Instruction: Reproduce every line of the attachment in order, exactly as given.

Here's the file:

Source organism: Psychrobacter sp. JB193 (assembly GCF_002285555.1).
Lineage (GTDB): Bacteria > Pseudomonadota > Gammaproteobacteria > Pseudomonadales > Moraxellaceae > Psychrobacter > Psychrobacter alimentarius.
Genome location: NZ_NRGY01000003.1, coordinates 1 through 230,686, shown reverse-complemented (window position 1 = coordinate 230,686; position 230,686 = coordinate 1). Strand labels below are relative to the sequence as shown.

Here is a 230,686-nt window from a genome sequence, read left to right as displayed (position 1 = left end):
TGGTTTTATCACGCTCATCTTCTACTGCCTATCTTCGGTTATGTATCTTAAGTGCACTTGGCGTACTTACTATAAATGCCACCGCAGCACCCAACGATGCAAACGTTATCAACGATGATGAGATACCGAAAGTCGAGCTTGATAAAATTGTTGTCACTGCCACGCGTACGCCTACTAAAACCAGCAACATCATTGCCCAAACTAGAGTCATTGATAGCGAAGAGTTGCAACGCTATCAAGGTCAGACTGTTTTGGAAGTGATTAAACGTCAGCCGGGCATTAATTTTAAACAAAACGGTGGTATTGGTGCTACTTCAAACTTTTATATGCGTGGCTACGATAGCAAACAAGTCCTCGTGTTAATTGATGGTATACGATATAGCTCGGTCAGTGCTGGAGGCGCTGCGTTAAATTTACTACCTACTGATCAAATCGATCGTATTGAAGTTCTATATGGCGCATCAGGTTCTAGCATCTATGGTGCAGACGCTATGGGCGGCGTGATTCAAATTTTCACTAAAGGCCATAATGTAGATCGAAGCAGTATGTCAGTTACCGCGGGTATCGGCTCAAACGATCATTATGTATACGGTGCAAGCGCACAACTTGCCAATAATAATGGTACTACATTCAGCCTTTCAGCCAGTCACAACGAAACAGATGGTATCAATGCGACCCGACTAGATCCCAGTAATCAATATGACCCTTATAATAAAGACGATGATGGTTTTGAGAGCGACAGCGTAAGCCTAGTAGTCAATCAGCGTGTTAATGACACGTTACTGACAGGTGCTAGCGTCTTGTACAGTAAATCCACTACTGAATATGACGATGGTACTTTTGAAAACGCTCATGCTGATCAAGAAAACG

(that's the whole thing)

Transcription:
Source organism: Psychrobacter sp. JB193 (assembly GCF_002285555.1).
Lineage (GTDB): Bacteria > Pseudomonadota > Gammaproteobacteria > Pseudomonadales > Moraxellaceae > Psychrobacter > Psychrobacter alimentarius.
Genome location: NZ_NRGY01000003.1, coordinates 1 through 230,686, shown reverse-complemented (window position 1 = coordinate 230,686; position 230,686 = coordinate 1). Strand labels below are relative to the sequence as shown.

Here is a 230,686-nt window from a genome sequence, read left to right as displayed (position 1 = left end):
TGGTTTTATCACGCTCATCTTCTACTGCCTATCTTCGGTTATGTATCTTAAGTGCACTTGGCGTACTTACTATAAATGCCACCGCAGCACCCAACGATGCAAACGTTATCAACGATGATGAGATACCGAAAGTCGAGCTTGATAAAATTGTTGTCACTGCCACGCGTACGCCTACTAAAACCAGCAACATCATTGCCCAAACTAGAGTCATTGATAGCGAAGAGTTGCAACGCTATCAAGGTCAGACTGTTTTGGAAGTGATTAAACGTCAGCCGGGCATTAATTTTAAACAAAACGGTGGTATTGGTGCTACTTCAAACTTTTATATGCGTGGCTACGATAGCAAACAAGTCCTCGTGTTAATTGATGGTATACGATATAGCTCGGTCAGTGCTGGAGGCGCTGCGTTAAATTTACTACCTACTGATCAAATCGATCGTATTGAAGTTCTATATGGCGCATCAGGTTCTAGCATCTATGGTGCAGACGCTATGGGCGGCGTGATTCAAATTTTCACTAAAGGCCATAATGTAGATCGAAGCAGTATGTCAGTTACCGCGGGTATCGGCTCAAACGATCATTATGTATACGGTGCAAGCGCACAACTTGCCAATAATAATGGTACTACATTCAGCCTTTCAGCCAGTCACAACGAAACAGATGGTATCAATGCGACCCGACTAGATCCCAGTAATCAATATGACCCTTATAATAAAGACGATGATGGTTTTGAGAGCGACAGCGTAAGCCTAGTAGTCAATCAGCGTGTTAATGACACGTTACTGACAGGTGCTAGCGTCTTGTACAGTAAATCCACTACTGAATATGACGATGGTACTTTTGAAAACGCTCATGCTGATCAAGAAAACG